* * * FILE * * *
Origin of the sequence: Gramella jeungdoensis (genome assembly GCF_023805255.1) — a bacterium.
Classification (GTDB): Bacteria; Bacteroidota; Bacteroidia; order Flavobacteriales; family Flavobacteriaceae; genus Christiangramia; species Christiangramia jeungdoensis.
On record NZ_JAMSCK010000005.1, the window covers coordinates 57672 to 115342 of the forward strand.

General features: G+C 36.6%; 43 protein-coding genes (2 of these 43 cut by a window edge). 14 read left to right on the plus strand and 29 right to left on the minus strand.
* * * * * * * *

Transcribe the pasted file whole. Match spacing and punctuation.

Origin of the sequence: Gramella jeungdoensis (genome assembly GCF_023805255.1) — a bacterium.
Classification (GTDB): Bacteria; Bacteroidota; Bacteroidia; order Flavobacteriales; family Flavobacteriaceae; genus Christiangramia; species Christiangramia jeungdoensis.
On record NZ_JAMSCK010000005.1, the window covers coordinates 57672 to 115342 of the forward strand.

General features: G+C 36.6%; 43 protein-coding genes (2 of these 43 cut by a window edge). 14 read left to right on the plus strand and 29 right to left on the minus strand.